The PMTs look like large golden-coloured lightbulbs, but they are quite the opposite. Instead of converting energy into light, these devices convert very weak light signals into an electrical current, and this current constitutes the data collected by Super-K. But what’s the relation between the neutrino and this weak light?

Well, you already know that a plane travelling faster than the speed of sound creates a shock wave, a sonic boom? Same thing happens here. The neutrino moves faster than the speed of light in water, and as it passes it creates a shock wave: Cherenkov radiation. It’s this weak signal that will hit the PMTs.

Now you know pretty much how it works. On the other hand, what’s the point of these analyses? Eternal life? A clean and unlimited source of energy? An Internet of the universe that will allow us to troll distant neighbours? As such questions overwhelm me, a guardian angel appears at my side to answer them.

Interview with Christophe

This is Christophe, a French researcher who’s been living in Japan since 2014. He was my guide on this extraordinary visit (so no way can it be classed as urban exploration).

Jordy: Why the importance of understanding the neutrino? What could that bring to global understanding of physics or of the universe?

Christophe: For now, we study the neutrino mainly for scientific reasons. This particle isn’t well known yet and understanding its properties could lead to advances in physics. One of the questions of major interest is why the universe consists of matter rather than antimatter, whereas according to quantum physics matter and antimatter should be produced in equal quantities. Recent measurements indicate that neutrinos and their anti-particles don’t behave in exactly the same way, which suggests the reason for this discrepancy.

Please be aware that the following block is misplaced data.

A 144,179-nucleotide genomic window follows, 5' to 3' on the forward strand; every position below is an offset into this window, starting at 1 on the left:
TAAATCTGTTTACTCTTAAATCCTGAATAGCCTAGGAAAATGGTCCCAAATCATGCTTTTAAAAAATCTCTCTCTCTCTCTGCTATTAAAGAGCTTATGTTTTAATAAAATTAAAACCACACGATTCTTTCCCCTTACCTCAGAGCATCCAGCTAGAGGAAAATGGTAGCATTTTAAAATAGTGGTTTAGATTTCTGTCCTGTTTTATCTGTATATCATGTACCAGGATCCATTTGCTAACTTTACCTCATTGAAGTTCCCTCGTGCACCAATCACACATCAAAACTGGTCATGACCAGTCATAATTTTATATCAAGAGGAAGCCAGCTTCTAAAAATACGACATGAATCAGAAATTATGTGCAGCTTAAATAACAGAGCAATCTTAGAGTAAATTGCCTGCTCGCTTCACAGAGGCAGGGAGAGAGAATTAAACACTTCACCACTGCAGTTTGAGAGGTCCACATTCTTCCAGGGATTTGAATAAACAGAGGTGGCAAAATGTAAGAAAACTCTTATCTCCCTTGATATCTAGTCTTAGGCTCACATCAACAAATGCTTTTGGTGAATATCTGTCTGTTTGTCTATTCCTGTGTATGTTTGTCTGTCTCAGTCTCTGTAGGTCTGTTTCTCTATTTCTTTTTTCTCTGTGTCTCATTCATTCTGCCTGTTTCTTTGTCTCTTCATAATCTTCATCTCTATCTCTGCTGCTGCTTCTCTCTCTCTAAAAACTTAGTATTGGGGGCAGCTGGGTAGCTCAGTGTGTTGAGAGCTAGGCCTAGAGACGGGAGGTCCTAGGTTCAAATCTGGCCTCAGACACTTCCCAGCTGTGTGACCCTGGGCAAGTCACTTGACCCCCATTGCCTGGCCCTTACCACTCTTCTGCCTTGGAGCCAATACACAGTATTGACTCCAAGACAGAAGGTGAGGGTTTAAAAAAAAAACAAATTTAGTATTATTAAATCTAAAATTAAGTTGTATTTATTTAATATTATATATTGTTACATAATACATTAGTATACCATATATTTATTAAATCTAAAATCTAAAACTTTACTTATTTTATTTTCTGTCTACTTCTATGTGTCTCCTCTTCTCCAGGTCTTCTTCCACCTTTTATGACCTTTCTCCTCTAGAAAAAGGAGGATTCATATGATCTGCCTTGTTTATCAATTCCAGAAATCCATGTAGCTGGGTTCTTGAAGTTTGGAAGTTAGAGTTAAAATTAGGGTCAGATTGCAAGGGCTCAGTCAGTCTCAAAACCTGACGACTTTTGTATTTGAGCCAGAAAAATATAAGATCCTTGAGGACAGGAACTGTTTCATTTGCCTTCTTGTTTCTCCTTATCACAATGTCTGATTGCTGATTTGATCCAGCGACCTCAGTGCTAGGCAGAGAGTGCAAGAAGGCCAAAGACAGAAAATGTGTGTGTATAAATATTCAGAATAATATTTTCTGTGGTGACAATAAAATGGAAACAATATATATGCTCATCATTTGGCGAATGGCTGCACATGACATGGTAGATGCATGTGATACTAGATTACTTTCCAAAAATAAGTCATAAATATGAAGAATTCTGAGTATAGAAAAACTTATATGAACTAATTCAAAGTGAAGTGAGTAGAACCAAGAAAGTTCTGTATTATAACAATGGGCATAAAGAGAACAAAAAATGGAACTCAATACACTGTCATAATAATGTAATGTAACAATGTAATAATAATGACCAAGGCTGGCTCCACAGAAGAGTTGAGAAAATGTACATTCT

Neutrinos are also used as messengers to study astrophysical phenomena such as supernovae (explosions that occur when an ageing star collapses) or other intense phenomena. Neutrinos generated during these events are complementary to the information that telescopes can detect. Because, unlike light, neutrinos can pass through dust clouds. Also, as they aren’t positively charged, they aren’t deflected by magnetic fields.

Jordy: What kind of data and parameters are stored concerning neutrinos? What exactly are you analysing?

Christophe: We store the precise moment at which a PMT receives light, and the amount of light. From this information we try to reconstruct what happened, working back to the neutrino.

Jordy: Are there any realistic uses for the neutrino?

Christophe: At the practical level, the only application I know of is monitoring nuclear reactors in the context of the non-proliferation of nuclear weapons. A working reactor produces (anti-)neutrinos. With a neutrino detector, you can tell whether a reactor is working or not, particularly if it’s been shut down to extract plutonium.

Jordy: Does Super-K detect vast numbers of neutrinos? Where do they come from?

Christophe: We detect neutrinos …

  • produced by the Sun
  • atmospheric, produced by collisions of cosmic rays with molecules in the atmosphere
  • artificial, produced using a particle accelerator (in the case of Super-K, it’s located in Ibaraki prefecture)